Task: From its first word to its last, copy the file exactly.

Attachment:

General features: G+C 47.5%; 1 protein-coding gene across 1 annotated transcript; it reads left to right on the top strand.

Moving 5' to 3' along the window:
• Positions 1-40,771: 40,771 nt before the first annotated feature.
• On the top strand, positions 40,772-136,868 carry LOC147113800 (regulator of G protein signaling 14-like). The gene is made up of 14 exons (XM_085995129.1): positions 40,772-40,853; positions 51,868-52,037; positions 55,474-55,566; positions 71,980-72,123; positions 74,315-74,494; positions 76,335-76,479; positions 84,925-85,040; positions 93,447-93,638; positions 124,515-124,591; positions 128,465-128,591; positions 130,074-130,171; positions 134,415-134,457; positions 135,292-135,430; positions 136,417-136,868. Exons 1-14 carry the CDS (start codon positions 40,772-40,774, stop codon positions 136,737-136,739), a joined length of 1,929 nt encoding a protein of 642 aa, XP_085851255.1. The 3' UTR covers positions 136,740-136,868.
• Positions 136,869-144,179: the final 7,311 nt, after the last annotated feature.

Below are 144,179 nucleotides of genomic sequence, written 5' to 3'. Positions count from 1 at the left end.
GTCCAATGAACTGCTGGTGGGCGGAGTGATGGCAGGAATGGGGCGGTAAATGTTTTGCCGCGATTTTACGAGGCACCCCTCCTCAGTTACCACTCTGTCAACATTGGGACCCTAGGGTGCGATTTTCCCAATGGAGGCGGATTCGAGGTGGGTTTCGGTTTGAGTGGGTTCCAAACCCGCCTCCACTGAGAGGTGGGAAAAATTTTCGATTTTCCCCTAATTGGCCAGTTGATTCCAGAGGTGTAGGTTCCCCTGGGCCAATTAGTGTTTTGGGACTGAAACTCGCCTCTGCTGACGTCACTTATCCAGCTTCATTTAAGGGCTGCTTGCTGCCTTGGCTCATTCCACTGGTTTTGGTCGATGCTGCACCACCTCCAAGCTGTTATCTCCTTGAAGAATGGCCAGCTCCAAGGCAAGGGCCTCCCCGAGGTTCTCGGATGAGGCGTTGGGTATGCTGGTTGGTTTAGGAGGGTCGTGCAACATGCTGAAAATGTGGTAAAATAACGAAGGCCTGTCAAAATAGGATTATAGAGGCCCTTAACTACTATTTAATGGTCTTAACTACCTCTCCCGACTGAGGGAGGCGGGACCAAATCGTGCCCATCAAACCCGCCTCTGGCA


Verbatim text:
General features: G+C 47.5%; 1 protein-coding gene across 1 annotated transcript; it reads left to right on the top strand.

Moving 5' to 3' along the window:
• Positions 1-40,771: 40,771 nt before the first annotated feature.
• On the top strand, positions 40,772-136,868 carry LOC147113800 (regulator of G protein signaling 14-like). The gene is made up of 14 exons (XM_085995129.1): positions 40,772-40,853; positions 51,868-52,037; positions 55,474-55,566; positions 71,980-72,123; positions 74,315-74,494; positions 76,335-76,479; positions 84,925-85,040; positions 93,447-93,638; positions 124,515-124,591; positions 128,465-128,591; positions 130,074-130,171; positions 134,415-134,457; positions 135,292-135,430; positions 136,417-136,868. Exons 1-14 carry the CDS (start codon positions 40,772-40,774, stop codon positions 136,737-136,739), a joined length of 1,929 nt encoding a protein of 642 aa, XP_085851255.1. The 3' UTR covers positions 136,740-136,868.
• Positions 136,869-144,179: the final 7,311 nt, after the last annotated feature.

Below are 144,179 nucleotides of genomic sequence, written 5' to 3'. Positions count from 1 at the left end.
GTCCAATGAACTGCTGGTGGGCGGAGTGATGGCAGGAATGGGGCGGTAAATGTTTTGCCGCGATTTTACGAGGCACCCCTCCTCAGTTACCACTCTGTCAACATTGGGACCCTAGGGTGCGATTTTCCCAATGGAGGCGGATTCGAGGTGGGTTTCGGTTTGAGTGGGTTCCAAACCCGCCTCCACTGAGAGGTGGGAAAAATTTTCGATTTTCCCCTAATTGGCCAGTTGATTCCAGAGGTGTAGGTTCCCCTGGGCCAATTAGTGTTTTGGGACTGAAACTCGCCTCTGCTGACGTCACTTATCCAGCTTCATTTAAGGGCTGCTTGCTGCCTTGGCTCATTCCACTGGTTTTGGTCGATGCTGCACCACCTCCAAGCTGTTATCTCCTTGAAGAATGGCCAGCTCCAAGGCAAGGGCCTCCCCGAGGTTCTCGGATGAGGCGTTGGGTATGCTGGTTGGTTTAGGAGGGTCGTGCAACATGCTGAAAATGTGGTAAAATAACGAAGGCCTGTCAAAATAGGATTATAGAGGCCCTTAACTACTATTTAATGGTCTTAACTACCTCTCCCGACTGAGGGAGGCGGGACCAAATCGTGCCCATCAAACCCGCCTCTGGCA